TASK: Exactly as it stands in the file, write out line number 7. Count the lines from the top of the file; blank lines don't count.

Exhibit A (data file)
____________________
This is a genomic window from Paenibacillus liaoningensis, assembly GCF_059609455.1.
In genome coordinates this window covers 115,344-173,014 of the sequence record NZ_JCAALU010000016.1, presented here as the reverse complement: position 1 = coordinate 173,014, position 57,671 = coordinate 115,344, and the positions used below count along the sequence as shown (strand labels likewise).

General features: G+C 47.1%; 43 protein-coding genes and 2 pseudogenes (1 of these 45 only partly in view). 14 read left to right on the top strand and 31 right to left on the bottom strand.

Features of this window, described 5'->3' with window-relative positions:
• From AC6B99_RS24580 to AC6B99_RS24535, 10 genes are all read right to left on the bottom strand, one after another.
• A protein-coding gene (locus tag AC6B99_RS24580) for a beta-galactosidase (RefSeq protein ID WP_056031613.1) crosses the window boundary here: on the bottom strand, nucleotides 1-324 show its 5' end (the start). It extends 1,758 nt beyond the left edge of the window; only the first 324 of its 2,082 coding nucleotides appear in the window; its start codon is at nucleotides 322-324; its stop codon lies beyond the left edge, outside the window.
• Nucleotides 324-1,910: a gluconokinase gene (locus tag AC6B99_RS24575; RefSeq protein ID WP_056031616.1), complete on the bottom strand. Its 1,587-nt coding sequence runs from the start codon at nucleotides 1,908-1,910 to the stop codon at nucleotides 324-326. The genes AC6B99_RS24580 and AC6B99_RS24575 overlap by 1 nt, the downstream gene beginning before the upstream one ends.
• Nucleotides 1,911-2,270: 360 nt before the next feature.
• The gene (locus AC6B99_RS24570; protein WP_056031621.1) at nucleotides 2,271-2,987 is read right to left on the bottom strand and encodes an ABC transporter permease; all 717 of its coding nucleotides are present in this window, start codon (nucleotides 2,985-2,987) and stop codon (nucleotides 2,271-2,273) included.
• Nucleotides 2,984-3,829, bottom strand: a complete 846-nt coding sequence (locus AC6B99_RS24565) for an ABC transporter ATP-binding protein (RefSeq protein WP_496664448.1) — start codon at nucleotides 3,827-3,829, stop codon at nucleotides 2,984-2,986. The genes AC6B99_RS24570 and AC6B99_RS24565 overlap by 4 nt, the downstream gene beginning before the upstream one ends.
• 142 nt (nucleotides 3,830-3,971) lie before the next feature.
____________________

• Nucleotides 324-1,910: a gluconokinase gene (locus tag AC6B99_RS24575; RefSeq protein ID WP_056031616.1), complete on the bottom strand. Its 1,587-nt coding sequence runs from the start codon at nucleotides 1,908-1,910 to the stop codon at nucleotides 324-326. The genes AC6B99_RS24580 and AC6B99_RS24575 overlap by 1 nt, the downstream gene beginning before the upstream one ends.